"{"contactId": <id>, "result": <true/false>"}

Calling the server interface

The code in Listing 1 shows how to make the asynchronous call to the contact servlet to retrieve the contacts stored in the online database. The code uses the jQuery getJSON function to invoke the contact servlet.

Listing 1. Retrieving contacts from the server
function loadOnlineContacts() 
{
	$('#contactList').empty();
	$('#contactList').append('Loading contact data...');
	
	var url = '/html5app/contact?operation=getallcontacts';
	
	$.getJSON(url, function(data) {
		saveOfflineContactData(data);
		displayContactData(data);		
	});
}

The code in Listing 2 shows how to save a new or updated contact to the server. It uses the jQuery ajax function. The code sends the data to the contact servlet using HTTP POST.

Listing 2. Saving contacts to the server
function postEditedContact(dataString) {
	postEditedContact(dataString, false);	
}

function postEditedContact(dataString, suppressAlert) {
var contactId = $('input[name="contactId"]')[0].value;

$.ajax({  
type: "POST",  
url: "/html5app/contact",  
data: dataString,  
cache: false,
dataType: "json",
success: function(data) {
	var result = data.result;
	
	if (result) 
	{
		if (contactId > 0)
		{
		if (!suppressAlert) {
		alert("Contact was successfully updated.");
		}
		var lastModifyDate = data.lastModifyDate;
		$('input[name="lastModifyDate"]')[0].value = lastModifyDate;
		}
		else 
		{
		if (!suppressAlert) {
			alert("Contact was successfully created.");
		}
		
		var lastModifyDate = data.lastModifyDate;
		$('input[name="lastModifyDate"]')[0].value = lastModifyDate;
		$('input[name="contactId"]')[0].value = data.contactId;
		}
		
		loadOnlineContacts();

		hideEditForm();
	}
	else 
	{
		alert('An error occurred saving contact ' + contactId + '.');
	}
}
});  
}

The last function is to delete a record from the online database. Listing 3 shows how to delete a record from the server. The code uses the jQuery getJSON function to invoke the contact servlet.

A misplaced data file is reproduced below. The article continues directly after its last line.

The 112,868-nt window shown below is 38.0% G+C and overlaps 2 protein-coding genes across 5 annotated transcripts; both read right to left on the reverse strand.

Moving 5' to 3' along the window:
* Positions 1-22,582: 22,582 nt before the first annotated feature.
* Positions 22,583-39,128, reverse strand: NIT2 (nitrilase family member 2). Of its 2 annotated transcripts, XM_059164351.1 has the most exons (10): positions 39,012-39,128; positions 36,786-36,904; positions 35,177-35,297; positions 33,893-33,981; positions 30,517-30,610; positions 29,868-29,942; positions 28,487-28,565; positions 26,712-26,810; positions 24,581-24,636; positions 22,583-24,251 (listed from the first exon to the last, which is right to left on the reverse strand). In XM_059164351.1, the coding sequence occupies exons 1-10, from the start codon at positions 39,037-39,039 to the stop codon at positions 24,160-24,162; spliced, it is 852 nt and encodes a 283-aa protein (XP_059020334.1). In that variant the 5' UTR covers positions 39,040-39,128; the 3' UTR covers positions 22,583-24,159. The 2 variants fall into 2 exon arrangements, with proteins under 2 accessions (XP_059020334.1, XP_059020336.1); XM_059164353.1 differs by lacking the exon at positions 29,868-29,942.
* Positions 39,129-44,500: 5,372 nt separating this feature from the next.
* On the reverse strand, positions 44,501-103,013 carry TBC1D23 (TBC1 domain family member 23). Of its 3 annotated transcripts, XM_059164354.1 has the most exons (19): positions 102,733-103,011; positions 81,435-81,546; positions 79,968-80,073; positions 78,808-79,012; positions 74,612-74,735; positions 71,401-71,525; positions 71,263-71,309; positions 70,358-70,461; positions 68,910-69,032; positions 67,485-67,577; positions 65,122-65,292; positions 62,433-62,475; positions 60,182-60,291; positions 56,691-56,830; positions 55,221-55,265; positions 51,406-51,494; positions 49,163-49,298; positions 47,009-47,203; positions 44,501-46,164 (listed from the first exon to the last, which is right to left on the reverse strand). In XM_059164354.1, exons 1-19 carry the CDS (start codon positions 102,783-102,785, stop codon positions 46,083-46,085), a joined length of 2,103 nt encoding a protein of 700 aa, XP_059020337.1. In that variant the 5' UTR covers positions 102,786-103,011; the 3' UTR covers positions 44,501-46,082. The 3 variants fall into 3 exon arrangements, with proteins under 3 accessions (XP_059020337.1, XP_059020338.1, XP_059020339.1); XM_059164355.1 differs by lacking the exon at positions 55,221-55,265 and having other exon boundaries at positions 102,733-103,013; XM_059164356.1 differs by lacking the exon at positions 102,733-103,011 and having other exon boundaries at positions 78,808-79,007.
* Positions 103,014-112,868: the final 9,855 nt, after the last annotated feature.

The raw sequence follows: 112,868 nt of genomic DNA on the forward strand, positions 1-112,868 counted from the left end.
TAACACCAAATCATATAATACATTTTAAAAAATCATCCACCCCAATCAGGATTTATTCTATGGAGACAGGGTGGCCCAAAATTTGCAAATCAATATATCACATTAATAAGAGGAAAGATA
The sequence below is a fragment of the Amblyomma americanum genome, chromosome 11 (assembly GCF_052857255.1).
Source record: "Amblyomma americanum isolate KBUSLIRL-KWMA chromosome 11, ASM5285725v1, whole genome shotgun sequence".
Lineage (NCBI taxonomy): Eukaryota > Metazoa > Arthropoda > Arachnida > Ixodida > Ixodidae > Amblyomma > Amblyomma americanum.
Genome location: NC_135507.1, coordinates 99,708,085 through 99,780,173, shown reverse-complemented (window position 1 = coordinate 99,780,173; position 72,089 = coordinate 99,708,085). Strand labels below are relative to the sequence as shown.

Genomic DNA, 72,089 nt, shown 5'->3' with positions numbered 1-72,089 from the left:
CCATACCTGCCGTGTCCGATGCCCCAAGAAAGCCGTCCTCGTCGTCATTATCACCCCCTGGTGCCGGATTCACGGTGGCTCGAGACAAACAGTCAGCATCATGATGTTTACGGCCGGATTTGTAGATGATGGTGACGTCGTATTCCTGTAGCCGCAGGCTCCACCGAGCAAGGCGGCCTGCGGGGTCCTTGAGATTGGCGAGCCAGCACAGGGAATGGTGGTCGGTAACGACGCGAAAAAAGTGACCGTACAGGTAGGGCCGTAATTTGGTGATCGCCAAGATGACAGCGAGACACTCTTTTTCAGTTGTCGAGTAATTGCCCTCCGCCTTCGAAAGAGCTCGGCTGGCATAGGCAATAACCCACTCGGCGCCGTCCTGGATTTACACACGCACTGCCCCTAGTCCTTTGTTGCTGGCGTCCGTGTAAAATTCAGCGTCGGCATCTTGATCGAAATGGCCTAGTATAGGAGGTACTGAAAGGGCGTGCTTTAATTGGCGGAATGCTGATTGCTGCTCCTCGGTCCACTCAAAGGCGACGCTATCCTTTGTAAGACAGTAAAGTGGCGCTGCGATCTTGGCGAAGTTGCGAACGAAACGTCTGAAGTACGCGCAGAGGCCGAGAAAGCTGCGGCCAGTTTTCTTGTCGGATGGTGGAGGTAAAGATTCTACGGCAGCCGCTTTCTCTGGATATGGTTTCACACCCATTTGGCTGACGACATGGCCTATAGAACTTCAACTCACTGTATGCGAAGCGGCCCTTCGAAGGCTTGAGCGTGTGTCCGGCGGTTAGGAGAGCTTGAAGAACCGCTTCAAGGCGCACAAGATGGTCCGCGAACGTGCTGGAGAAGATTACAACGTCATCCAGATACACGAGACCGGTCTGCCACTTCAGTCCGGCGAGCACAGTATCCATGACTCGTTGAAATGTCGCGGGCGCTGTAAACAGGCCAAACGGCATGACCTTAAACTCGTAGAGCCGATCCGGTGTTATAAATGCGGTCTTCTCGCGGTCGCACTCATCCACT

Listing 3. Deleting a contact on the server
function deleteOnlineContact(contactId, suppressAlert){
	var url = '/html5app/contact?operation=delete&contactId=' + contactId;
	
	$.getJSON(url, function(data) {
		var result = data.result;
		if (result) {
			if (!suppressAlert) {
				alert('Contact deleted');
			}
			loadOnlineContacts();
		}
		else {
			alert('Contact ' + contactId + 'not deleted');
		}
	});		
}

Building the local data provider

The local data provider locally persists all selection list and contact data. The HTML5 specification contains a few options for persisted storage. Selecting which technology to use depends on your data storage and browser support requirements. The following sections discuss the three persisted storage technologies as well as an implementation of a local data provider using the persisted storage technology that all major web browsers support.

Three persisted storage technologies are associated with HTML5:

  • localStorage - localStorage provides for the simple storing of data using a flat key-value store. All major web browsers, including Apple® Safari®, Google Chrome™, Microsoft® Windows® Internet Explorer®, Mozilla® Firefox®, and Opera™, support localStorage. HTML5 localStorage is synchronous and is currently the only database storage mechanism that is supported cross-platform and cross-browser.
  • WebSQL - WebSQL was originally aimed at bringing a Transact-SQL-based database to the web browser. The learning curve is low based on its similarity to common relational databases such as IBM® DB2®, Microsoft SQL Server®, Oracle® MySQL® Server, and Oracle Database. WebSQL is supported by a few browsers, including Safari, Chrome, and Opera. It is not supported by Firefox or Internet Explorer. It will presumably be phased out because the WebSQL proposed specification is no longer being developed.
  • Indexed database (Indexed DB) - Indexed DB is an indexed hierarchical key-value store similar to many commercial cloud data storage offerings. WebSQL was dropped in favor of Indexed DB, and Indexed DB is currently supported by Firefox, Chrome, and, in the future, Internet Explorer 10. The application programming interface (API) for Indexed DB is asynchronous and supports indexing, querying, and transactions.

The example solution in this article leverages JSON and localStorage for persisted storage primarily because of the wide browser support for localStorage.